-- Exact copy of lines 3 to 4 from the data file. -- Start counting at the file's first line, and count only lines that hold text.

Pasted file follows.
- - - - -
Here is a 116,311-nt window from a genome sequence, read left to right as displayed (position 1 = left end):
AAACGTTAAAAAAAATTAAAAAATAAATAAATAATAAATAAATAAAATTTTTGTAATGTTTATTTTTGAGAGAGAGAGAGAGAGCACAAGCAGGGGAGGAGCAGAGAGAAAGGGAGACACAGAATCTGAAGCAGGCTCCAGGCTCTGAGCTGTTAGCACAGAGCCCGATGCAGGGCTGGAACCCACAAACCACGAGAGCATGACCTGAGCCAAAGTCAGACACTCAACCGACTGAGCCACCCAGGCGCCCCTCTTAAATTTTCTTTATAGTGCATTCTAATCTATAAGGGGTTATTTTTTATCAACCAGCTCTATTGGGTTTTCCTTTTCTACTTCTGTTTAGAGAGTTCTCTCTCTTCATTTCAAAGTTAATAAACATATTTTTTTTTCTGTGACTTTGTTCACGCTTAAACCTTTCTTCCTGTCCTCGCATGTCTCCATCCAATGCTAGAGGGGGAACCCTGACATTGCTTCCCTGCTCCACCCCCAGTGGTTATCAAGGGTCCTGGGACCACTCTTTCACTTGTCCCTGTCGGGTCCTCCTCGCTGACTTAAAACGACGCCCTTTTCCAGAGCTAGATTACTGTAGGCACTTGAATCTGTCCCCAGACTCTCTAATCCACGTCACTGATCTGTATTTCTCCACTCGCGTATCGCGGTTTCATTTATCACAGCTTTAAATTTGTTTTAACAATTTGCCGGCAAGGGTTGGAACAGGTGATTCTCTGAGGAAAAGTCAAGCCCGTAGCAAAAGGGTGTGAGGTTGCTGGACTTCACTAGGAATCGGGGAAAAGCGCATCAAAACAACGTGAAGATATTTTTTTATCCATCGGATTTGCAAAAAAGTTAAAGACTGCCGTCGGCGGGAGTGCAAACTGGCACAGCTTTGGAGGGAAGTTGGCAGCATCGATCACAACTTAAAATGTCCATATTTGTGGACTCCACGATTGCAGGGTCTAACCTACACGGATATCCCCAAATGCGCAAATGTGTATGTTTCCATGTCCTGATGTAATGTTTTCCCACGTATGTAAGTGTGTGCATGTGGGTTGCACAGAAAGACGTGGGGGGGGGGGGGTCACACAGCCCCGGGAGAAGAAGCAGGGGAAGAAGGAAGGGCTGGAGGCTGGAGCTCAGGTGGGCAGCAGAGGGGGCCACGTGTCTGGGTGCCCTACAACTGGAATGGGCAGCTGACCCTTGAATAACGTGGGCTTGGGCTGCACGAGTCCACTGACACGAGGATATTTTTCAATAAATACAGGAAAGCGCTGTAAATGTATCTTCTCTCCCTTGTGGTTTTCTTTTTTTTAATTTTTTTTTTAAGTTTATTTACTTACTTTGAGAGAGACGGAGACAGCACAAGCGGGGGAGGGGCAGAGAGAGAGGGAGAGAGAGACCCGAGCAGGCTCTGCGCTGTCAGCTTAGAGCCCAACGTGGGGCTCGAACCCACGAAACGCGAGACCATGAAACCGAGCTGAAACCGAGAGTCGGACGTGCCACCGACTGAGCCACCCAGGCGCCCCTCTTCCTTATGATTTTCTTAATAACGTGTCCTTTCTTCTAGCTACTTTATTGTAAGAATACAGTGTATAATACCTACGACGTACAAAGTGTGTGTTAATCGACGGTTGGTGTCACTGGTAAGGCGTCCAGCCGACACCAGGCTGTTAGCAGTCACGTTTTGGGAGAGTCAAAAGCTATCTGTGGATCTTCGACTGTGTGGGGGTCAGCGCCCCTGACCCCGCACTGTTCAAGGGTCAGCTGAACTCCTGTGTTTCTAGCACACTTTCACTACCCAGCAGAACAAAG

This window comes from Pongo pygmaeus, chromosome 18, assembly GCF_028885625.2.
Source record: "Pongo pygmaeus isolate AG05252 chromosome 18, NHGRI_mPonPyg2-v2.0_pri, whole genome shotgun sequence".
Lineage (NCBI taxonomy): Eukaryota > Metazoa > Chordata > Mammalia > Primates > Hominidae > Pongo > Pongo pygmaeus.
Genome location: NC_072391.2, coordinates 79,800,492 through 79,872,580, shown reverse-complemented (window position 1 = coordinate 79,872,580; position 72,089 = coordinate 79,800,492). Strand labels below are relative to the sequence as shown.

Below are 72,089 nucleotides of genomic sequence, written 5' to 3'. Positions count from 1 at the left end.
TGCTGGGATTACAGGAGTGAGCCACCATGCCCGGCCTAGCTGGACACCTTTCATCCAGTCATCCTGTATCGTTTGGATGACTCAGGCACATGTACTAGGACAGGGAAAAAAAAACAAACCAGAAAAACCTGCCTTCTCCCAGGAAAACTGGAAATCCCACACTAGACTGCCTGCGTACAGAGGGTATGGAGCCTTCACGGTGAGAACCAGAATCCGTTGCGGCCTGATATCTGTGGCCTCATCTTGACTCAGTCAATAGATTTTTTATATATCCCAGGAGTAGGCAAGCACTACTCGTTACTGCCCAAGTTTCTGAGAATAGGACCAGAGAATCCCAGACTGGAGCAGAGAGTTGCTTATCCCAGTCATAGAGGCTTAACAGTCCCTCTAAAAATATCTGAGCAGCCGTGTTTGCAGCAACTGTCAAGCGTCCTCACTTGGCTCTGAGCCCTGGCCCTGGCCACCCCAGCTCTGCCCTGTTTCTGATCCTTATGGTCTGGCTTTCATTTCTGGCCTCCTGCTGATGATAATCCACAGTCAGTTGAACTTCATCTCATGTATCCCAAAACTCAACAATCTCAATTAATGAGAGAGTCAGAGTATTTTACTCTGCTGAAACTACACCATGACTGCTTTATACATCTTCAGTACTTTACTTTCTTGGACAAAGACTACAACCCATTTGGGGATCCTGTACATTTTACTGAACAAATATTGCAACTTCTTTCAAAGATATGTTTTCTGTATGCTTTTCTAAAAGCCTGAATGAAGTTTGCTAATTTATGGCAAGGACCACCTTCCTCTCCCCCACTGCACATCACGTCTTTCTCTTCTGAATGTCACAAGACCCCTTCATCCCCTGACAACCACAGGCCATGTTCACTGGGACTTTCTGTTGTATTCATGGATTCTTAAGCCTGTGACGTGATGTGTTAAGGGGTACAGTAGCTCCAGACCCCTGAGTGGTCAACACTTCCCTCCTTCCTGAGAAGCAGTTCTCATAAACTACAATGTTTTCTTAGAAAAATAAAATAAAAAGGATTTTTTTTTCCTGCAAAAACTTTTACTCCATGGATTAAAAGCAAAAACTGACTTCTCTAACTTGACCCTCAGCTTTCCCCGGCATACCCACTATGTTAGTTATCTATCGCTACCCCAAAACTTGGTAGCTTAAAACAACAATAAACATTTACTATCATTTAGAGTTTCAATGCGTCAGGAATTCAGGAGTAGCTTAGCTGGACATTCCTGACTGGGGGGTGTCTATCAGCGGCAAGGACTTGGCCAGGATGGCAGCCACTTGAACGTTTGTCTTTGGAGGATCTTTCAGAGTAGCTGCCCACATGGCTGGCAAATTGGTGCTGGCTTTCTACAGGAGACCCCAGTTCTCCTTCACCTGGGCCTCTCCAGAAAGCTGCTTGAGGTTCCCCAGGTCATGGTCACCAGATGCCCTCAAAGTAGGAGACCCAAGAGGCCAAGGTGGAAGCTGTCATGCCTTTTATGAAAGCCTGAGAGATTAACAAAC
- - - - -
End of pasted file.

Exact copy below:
This window comes from Pongo pygmaeus, chromosome 18, assembly GCF_028885625.2.
Source record: "Pongo pygmaeus isolate AG05252 chromosome 18, NHGRI_mPonPyg2-v2.0_pri, whole genome shotgun sequence".